Domains are administrative boundaries—not firewalls. True, a departmental domain A that doesn't trust the corporate domain B won't let domain B users connect using their domain B accounts. However, a user at a workstation in domain B can still map a network drive to connect to computers in domain A. The individual can simply use credentials that exist in domain A or in a domain A server's local SAM. (Attackers can also use an anonymous logon to attach to a system and enumerate the computer's or domain's user-account names, which provide further targets.)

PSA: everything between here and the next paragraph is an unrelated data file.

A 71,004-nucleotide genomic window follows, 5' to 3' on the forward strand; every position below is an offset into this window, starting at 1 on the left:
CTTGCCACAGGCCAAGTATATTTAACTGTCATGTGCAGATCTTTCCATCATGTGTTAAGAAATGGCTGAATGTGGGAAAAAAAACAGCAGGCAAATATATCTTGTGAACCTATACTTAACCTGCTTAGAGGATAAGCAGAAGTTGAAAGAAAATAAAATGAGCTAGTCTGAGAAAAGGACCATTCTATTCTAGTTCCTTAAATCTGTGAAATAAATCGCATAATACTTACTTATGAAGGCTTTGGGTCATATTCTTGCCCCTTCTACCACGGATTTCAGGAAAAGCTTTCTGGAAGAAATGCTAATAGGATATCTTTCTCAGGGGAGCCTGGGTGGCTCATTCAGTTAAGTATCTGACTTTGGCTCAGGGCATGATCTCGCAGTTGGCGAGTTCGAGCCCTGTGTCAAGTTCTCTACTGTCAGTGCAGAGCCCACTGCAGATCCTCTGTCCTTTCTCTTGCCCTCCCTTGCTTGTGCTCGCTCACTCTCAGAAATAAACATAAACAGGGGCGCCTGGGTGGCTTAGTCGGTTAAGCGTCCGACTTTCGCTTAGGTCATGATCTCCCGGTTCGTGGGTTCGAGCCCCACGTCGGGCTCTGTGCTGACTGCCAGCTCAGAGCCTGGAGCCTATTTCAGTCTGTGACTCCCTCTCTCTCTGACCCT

The first account that such an attacker will try to use is the built-in Administrator account. This account is all-powerful, can't be deleted or disabled, and isn't locked out by default. You can use the Microsoft Windows NT Server Resource Kit's Passprop utility to enable a lockout of the Administrator account from network access after repeated logon failures. (Passprop's Help text claims that you can still log on interactively at a domain controller—DC—console when the Administrator account is locked out, but this claim needs some clarification. You can log on as Administrator at a BDC, but you can't run User Manager because that program uses a network logon to connect to the PDC.) However, enabling lockout for the Administrator account can actually make you more vulnerable during Denial of Service (DoS) attacks. If someone locks out your Administrator account during such an attack, your only method of recovery is to log on as Administrator at the PDC console and start unlocking accounts.